The one and only Jamaican reggae artist who could always set my heart aflutter, Dennis Emmanuel Brown was born in Kingston, Jamaica, on February 1, 1957. He recorded in the neighborhood of 100 albums and was a pioneer of the lovers’ rock genre. Called “Emmanuel, the Crown Prince of Reggae”, Bob Marley (who will always be the King of reggae) named Dennis Brown as his favorite singer.
Dennis Brown grew up in the heart of Jamaica’s music scene, on Orange Street, near most of the island’s major recording studios. By the age of 9 he was singing regularly with Byron Lee & the Dragonaires. Recording initially for Coxsone Dodd, owner and operator of the famed Studio 1 recording studio, Dennis was a teenager when he scored his first big hit with his cover of the Impressions’ No Man is an Island in 1968.
By 1973, Dennis Brown connected with a young producer, Niney “the Observer” Holness, and was recording exclusively with him. Their collaborations resulted in hit after hit after hit. Best known for his smooth, charismatic vocals and lush melodies, Dennis Brown was on the path to becoming one of Jamaica’s most prolific and beloved artists.
Dennis Brown continued to hone his songwriting skills and was equally adept at political or conscious numbers, sultry R&B and sweet love ballads, all delivered with emotion. His well-known Money in My Pocket became a Top-20 hit in the U.K. in 1979, leading to a contract with A&M Records which guaranteed him international stardom. By the late 1970s, Brown had given us more hits such as Sitting & Watching, Wolves and Leopards, Here I Come and Revolution; many featuring Sly and Robbie as the rhythm section.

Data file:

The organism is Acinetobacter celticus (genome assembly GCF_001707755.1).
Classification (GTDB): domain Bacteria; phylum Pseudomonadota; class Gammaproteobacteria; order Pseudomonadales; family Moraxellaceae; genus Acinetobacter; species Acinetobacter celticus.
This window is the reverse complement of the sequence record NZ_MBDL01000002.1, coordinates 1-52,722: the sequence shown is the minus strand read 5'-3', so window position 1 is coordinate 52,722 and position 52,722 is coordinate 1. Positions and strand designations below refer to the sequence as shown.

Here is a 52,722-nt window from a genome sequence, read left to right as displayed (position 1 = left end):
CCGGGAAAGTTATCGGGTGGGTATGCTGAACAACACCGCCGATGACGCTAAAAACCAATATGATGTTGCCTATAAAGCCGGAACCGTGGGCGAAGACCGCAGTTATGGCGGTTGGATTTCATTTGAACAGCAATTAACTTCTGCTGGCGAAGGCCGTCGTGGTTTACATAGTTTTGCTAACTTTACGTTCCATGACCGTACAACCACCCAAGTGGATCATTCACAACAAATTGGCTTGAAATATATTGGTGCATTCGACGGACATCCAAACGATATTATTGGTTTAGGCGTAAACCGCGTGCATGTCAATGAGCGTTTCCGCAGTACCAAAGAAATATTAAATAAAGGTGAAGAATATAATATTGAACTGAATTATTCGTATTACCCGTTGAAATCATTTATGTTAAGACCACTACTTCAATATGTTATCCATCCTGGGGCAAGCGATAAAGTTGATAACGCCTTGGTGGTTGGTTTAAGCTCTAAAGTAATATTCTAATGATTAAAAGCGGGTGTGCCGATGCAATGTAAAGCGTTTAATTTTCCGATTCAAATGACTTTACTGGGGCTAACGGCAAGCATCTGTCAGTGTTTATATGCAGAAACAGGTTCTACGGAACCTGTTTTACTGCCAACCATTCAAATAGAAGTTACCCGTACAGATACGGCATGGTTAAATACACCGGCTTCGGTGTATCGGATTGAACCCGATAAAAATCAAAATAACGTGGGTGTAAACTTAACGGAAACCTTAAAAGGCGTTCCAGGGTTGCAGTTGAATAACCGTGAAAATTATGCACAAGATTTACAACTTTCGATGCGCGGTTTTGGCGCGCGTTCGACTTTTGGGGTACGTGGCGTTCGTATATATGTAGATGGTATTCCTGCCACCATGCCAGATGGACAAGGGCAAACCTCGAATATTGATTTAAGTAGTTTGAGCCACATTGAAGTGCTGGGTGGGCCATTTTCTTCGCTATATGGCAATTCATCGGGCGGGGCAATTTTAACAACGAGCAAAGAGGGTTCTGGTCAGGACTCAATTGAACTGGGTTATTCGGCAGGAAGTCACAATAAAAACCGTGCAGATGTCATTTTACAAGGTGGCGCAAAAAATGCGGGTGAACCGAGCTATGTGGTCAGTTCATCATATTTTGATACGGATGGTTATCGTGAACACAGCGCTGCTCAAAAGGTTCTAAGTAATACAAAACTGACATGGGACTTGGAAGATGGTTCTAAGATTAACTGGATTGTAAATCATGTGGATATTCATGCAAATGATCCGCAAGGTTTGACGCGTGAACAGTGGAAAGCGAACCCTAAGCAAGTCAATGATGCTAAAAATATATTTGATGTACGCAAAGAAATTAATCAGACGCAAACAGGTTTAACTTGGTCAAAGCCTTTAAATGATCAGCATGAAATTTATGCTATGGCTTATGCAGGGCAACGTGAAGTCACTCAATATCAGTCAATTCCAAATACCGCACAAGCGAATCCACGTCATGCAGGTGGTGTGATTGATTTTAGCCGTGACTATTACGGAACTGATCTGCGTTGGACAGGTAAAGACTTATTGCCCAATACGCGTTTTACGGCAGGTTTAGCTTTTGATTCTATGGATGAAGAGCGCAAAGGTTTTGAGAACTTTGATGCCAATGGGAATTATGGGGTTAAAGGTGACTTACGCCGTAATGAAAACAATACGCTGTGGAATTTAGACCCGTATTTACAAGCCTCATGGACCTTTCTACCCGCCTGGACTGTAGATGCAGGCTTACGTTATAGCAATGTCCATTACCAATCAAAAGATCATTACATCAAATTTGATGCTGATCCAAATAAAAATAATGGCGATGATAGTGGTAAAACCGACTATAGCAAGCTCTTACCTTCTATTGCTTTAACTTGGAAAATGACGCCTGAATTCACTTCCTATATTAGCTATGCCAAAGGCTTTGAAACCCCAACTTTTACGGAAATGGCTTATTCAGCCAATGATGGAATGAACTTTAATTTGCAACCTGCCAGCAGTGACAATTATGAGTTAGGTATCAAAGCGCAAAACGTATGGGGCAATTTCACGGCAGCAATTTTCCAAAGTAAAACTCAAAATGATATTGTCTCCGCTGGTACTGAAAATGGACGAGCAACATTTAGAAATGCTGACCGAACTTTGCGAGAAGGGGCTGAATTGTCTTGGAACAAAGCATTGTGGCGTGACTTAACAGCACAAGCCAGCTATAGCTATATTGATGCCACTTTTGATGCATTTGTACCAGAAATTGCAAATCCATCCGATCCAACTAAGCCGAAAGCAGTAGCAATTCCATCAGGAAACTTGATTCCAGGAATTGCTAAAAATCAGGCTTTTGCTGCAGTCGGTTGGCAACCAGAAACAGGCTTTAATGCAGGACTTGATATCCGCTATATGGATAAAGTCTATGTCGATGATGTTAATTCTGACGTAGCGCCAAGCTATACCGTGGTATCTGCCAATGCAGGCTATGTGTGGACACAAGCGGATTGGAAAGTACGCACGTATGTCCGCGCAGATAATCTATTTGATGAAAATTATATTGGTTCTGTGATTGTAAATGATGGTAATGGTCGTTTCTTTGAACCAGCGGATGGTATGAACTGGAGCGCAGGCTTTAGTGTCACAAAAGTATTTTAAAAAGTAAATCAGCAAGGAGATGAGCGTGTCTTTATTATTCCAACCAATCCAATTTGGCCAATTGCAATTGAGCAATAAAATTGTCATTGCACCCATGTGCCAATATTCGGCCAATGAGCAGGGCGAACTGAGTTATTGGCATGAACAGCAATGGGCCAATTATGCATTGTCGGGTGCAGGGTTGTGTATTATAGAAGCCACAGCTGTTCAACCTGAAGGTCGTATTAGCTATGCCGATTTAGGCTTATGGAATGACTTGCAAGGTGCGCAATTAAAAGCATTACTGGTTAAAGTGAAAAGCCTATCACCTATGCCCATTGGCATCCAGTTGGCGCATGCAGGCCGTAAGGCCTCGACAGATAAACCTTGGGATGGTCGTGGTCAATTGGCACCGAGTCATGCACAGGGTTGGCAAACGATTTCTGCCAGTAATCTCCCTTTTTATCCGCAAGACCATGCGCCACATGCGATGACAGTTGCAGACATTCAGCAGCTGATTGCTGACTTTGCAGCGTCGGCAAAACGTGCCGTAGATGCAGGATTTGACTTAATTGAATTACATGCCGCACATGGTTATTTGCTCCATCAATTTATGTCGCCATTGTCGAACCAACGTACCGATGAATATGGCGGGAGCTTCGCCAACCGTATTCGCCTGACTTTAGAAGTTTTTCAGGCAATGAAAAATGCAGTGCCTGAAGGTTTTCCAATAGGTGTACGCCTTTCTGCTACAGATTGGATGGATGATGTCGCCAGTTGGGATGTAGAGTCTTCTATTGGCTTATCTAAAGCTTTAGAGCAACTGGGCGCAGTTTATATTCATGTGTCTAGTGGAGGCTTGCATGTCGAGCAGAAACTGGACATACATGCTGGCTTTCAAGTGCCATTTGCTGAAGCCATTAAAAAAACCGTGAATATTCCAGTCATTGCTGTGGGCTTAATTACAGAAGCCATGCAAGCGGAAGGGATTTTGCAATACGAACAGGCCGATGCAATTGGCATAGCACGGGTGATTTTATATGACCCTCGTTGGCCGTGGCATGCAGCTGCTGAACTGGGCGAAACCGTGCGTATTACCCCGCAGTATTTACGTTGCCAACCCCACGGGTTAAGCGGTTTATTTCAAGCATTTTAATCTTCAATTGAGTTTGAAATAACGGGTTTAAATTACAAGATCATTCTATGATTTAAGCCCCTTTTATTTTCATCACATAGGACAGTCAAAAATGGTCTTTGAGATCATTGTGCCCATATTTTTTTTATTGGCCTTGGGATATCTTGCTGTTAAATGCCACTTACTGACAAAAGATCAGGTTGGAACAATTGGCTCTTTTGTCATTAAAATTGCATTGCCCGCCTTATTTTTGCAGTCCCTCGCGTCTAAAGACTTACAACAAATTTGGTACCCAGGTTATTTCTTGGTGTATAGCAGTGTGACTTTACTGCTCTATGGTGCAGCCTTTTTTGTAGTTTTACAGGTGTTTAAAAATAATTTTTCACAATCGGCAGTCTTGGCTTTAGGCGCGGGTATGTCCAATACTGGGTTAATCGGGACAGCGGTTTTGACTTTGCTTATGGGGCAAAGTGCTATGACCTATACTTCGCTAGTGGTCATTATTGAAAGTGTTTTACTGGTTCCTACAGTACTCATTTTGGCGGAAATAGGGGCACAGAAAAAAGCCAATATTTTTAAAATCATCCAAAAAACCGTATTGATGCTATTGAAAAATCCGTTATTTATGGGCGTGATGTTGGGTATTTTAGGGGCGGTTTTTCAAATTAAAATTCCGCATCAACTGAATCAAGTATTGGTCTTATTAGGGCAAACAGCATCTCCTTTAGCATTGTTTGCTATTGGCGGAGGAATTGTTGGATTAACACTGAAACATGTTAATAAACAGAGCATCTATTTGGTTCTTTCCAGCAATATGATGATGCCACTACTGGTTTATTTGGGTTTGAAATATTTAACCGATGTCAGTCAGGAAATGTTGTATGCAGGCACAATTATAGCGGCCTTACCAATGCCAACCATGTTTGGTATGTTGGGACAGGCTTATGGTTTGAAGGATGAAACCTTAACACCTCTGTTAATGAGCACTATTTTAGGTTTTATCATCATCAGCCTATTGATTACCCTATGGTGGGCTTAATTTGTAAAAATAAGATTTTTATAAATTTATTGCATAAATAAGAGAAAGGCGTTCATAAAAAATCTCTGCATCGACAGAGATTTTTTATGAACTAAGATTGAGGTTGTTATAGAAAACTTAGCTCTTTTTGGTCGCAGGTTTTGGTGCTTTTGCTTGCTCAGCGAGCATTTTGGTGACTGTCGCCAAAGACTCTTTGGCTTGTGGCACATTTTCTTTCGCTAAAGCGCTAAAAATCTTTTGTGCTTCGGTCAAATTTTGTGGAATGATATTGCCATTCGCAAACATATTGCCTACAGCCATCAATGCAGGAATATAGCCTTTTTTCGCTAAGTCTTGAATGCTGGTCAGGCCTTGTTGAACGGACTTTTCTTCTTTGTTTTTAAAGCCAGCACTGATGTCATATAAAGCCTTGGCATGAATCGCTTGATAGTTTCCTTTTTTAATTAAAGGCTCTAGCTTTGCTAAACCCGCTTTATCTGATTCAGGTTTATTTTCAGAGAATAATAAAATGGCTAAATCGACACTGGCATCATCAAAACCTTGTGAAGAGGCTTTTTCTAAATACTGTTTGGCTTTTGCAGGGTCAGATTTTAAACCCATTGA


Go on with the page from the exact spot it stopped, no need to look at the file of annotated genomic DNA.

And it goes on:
And the hits just kept coming. Dennis moved to London and continued to record and produce. His 1982 album, Love Has Found Its Way brought him pop success when the title track climbed to #42 on the U.S. Billboard R&B charts. By the end of the 1980s, he had returned to Jamaica, adapting his music for a younger market and continuing to tour the world, thrilling sold-out audiences everywhere.
Through the decades, some of Dennis Brown’s most interesting work was in collaboration with other great reggae artists like Cocoa Tea, Freddie McGregor, Third World’s Bunny Clarke, and Gregory Isaacs. Certainly one of Jamaica’s classiest performers, this outgoing, friendly man amassed a loving following throughout his career and established himself as one of the most impressive reggae artists of the 20th century.
In May 1999, after touring in Brazil with other reggae artists, Brown fell ill. He was rushed to Kingston’s University Hospital with a collapsed lung and apparently died on the table from cardiac arrest on July 1, 1999. A rumored addiction to cocaine may have contributed to his premature death at the age of 42. Dennis Brown was survived by his wife, Yvonne, and 13 children. His sudden death sent a shockwave through the reggae world. Jamaica had lost one of her greatest stars.
Former Jamaican Prime Minister P. J. Patterson and opposition leader Edward Seaga of the Jamaica Labour Party both spoke at Brown’s funeral on July 17, 1999 in Kingston. The service lasted for three hours and was followed by an unofficial burial in the National Heroes Park in Kingston. Patterson promised a national honor for this superstar but, to date, this has not been done.
Dennis Brown received Grammy nominations for his album Temperature Rising in 1994, for his rendition of Light My Fire in 1995 and for the album Let Me Be the One, posthumously, in 2001. His legacy continues with regular releases of new compilations and best-of collections. Keep them coming! Dennis Brown will never truly be gone as long as his music survives.